Saturday was sort of a movie marathon day with tickets to a trio of screenings.  Fortunately, they were all quite good, the result being that at the end of the day I couldn’t think clearly about any of them.

12:08 East of Bucharest

Bucharest 1 Set in a small village in Romania, sixteen years after the revolution that saw dictator Ceausescu flee the country at 12:08 pm, the owner of a local television station invites two guests on the air to discuss the question of whether a revolution occurred in their own village or not.  In other words, were people protesting in the town square demanding Ceausescu’s ouster before 12:08 pm, or did they fill the streets after the dictator’s live televised escape by helicopter?

Bucharest 2 His original guests cancelling out on him, the television personality calls upon two acquaintences, on old retiree and sometimes Santa Claus, and a history teacher who has just devoted his entire salary to paying off his drinking debts.  On screen, they discuss their role in the historic revolution.  But phone-in viewers dispute the claims of these erstwhile heroes: were they really there at all or were they drinking in the corner bar?

The film, the winner of the 2006 Camera d’Or at the Cannes Film Festival, is tightly-made, clocking in at just 89 minutes.  Director Corneliu Porumboiu captures the absurdity and humor of the situation while also mining it for poetic beauty, asking whether we all don’t reinvent our pasts to some extent.


My Brother Nikhil

Nikhil 1 The debut feature of writer/director/editer Onir, this Hindi-language docu-fiction is based on the true story set in Goa of the late 1980s and early 1990s.  The story concerns Nikhil (Sanjay Suri), a swimming champion and the pride and joy of his father, and his close relationship with his sister Anamika (Juhi Chawla). 

One day the team doctor calls him in to discuss the results of a recent blood test and Nihil learns that he is HIV positive.  The doctor’s claims of confidentiality are meaningless and the word spreads quickly through the town.

Shortly thereafter, he is arrested and isolated in a run-down sanitorium, the result of the Goa Public Health Act.  His friends abandon him and his parents move away.  The only people who stand by him are his boyfriend Nigel, his sister Anamika, and her fiancee, Sam.  They fight very hard to educate the public and after several months, earn his freedom.

But freedom from a sanitorium is not the same as true freedom.  He still faces tremendous discrimination and difficulty through a combination of laws (still on the books today) that make homosexuality a criminal offense, and the ignorance and fear of the population.

In the end the movie plays a bit like an Indian version of “Philadelphia” which is to say that it has an A-list cast, lots of stirring songs (actually, that’s more of a nod to Indian audiences than a comparison to the Tom Hanks movie), skillfully crafted tugs on your heartstrings, and no displays of affection by Nikhil and his partner.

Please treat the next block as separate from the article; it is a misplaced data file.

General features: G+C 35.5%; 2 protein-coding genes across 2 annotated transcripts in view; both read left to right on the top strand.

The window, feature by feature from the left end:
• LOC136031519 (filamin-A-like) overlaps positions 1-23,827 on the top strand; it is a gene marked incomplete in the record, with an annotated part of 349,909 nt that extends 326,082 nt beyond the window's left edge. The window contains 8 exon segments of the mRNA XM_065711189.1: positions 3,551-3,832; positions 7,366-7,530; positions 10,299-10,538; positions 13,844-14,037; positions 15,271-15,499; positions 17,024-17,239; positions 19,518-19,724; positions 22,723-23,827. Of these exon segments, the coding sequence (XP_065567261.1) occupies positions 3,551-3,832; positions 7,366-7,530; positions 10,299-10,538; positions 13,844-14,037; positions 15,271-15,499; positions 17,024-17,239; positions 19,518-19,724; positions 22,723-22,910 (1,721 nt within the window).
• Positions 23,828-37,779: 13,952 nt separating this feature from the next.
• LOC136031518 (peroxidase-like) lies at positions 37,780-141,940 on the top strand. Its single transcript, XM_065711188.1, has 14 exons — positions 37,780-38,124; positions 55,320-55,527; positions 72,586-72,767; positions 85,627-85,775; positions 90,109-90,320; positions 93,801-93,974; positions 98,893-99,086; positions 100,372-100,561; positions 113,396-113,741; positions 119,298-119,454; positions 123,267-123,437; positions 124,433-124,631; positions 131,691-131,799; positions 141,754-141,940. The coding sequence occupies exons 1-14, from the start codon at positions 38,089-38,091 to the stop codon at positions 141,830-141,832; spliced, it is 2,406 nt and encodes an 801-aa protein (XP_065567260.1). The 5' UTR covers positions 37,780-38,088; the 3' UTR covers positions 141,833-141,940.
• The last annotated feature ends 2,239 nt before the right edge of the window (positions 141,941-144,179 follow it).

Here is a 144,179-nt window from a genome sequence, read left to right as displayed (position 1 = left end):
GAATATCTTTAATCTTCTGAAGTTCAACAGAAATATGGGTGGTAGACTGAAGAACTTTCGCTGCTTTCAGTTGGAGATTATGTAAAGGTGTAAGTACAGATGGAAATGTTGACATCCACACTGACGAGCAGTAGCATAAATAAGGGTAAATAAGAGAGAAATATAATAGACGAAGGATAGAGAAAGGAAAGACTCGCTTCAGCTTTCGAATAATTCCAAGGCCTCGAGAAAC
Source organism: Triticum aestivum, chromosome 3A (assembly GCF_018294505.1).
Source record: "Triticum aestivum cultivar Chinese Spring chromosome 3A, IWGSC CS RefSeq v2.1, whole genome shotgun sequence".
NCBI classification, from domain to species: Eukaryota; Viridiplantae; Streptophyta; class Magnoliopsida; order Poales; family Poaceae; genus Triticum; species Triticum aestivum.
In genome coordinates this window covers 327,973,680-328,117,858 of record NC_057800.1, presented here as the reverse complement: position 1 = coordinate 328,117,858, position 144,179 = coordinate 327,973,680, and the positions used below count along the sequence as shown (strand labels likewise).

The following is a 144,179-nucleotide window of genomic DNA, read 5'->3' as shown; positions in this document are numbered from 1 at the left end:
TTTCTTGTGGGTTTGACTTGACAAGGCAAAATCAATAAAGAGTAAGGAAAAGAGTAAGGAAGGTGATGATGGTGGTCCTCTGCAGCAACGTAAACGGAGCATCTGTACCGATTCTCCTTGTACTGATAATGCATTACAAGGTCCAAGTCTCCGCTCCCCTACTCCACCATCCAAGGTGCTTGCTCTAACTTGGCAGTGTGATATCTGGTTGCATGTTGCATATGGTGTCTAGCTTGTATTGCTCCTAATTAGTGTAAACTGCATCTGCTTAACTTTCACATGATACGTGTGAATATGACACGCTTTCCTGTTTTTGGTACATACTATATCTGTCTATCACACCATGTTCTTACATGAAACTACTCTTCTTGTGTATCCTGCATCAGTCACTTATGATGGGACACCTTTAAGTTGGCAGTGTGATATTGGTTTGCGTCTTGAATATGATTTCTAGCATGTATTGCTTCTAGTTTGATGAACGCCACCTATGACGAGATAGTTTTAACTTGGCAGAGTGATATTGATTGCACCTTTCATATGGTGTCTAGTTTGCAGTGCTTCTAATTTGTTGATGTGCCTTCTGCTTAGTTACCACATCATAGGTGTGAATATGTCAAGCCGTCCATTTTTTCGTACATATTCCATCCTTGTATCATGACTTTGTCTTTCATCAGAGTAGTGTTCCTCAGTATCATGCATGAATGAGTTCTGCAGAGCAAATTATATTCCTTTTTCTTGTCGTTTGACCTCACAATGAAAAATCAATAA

That said, given the state of public awareness of the issues surrounding homosexuality and HIV/AIDS on the subcontinent, this movie serves a very good purpose and is quite notable, enjoying a modest commercial and critical domestic success.  Organizations including the United Nations are using it as an educational tool and it is being dubbed in other Indian languages for showing throughout the country in schools and elsewhere.

The director was present for Q&A afterwards and provided some intersting insight into how he got this film made, a five-year process that overcame a lot of obstacles.


The Feast of the Goat

Goat 1 In this UK-Spain co-production, based on the novel by Mario Vargas Llosa, Isabella Rosselini plays Urania Cabral, who returns to her homestown in the Dominican Republic in 1992 after having been away three decades.  Her invalid father is Agustin (Paul Freeman), the President of the Senate and right-hand man of the dictator Trujillo – until he fell into disgrace a long time ago.  Over dinner with her aunts, who chide her for having been away from her father for so long, she discloses the experiences that haunt her as her father gave away his most cherished possession in order to try to regain Trujillo’s trust.

09_thefeastofthegoat The film also tracks the story of the men who sacraficed their lives to end one of the bloodiest tyrannies of recent Latin American history.  Their story and that of Arania are intertwined in an intense kaleidoscope of love and hate, violence and death.

Under the direction of Luis Llosa, the actors achieve very strong and believable performances, while lensman Javier Salmones captures the bright airiness of the tropical setting and contrasts it with a darkness that echoes the developing story.


Two days, three films left.

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